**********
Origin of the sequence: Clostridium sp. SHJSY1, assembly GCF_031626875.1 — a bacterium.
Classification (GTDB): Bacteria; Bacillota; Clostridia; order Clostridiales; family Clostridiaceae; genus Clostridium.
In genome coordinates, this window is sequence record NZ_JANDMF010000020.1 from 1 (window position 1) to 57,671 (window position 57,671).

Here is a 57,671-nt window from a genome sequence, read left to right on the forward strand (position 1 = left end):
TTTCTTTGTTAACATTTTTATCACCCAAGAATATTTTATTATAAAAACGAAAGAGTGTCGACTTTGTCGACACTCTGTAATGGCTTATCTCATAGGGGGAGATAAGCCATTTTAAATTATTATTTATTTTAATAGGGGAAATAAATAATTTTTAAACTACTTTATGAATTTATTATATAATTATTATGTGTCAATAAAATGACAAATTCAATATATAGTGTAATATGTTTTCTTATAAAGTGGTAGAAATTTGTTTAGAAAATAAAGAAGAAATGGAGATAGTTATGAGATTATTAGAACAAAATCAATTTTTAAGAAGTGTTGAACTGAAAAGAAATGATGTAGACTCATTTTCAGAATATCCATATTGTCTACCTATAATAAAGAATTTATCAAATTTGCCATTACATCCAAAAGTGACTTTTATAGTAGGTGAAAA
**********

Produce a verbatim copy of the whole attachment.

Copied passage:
Origin of the sequence: Clostridium sp. SHJSY1, assembly GCF_031626875.1 — a bacterium.
Classification (GTDB): Bacteria; Bacillota; Clostridia; order Clostridiales; family Clostridiaceae; genus Clostridium.
In genome coordinates, this window is sequence record NZ_JANDMF010000020.1 from 1 (window position 1) to 57,671 (window position 57,671).

Here is a 57,671-nt window from a genome sequence, read left to right on the forward strand (position 1 = left end):
TTTCTTTGTTAACATTTTTATCACCCAAGAATATTTTATTATAAAAACGAAAGAGTGTCGACTTTGTCGACACTCTGTAATGGCTTATCTCATAGGGGGAGATAAGCCATTTTAAATTATTATTTATTTTAATAGGGGAAATAAATAATTTTTAAACTACTTTATGAATTTATTATATAATTATTATGTGTCAATAAAATGACAAATTCAATATATAGTGTAATATGTTTTCTTATAAAGTGGTAGAAATTTGTTTAGAAAATAAAGAAGAAATGGAGATAGTTATGAGATTATTAGAACAAAATCAATTTTTAAGAAGTGTTGAACTGAAAAGAAATGATGTAGACTCATTTTCAGAATATCCATATTGTCTACCTATAATAAAGAATTTATCAAATTTGCCATTACATCCAAAAGTGACTTTTATAGTAGGTGAAAA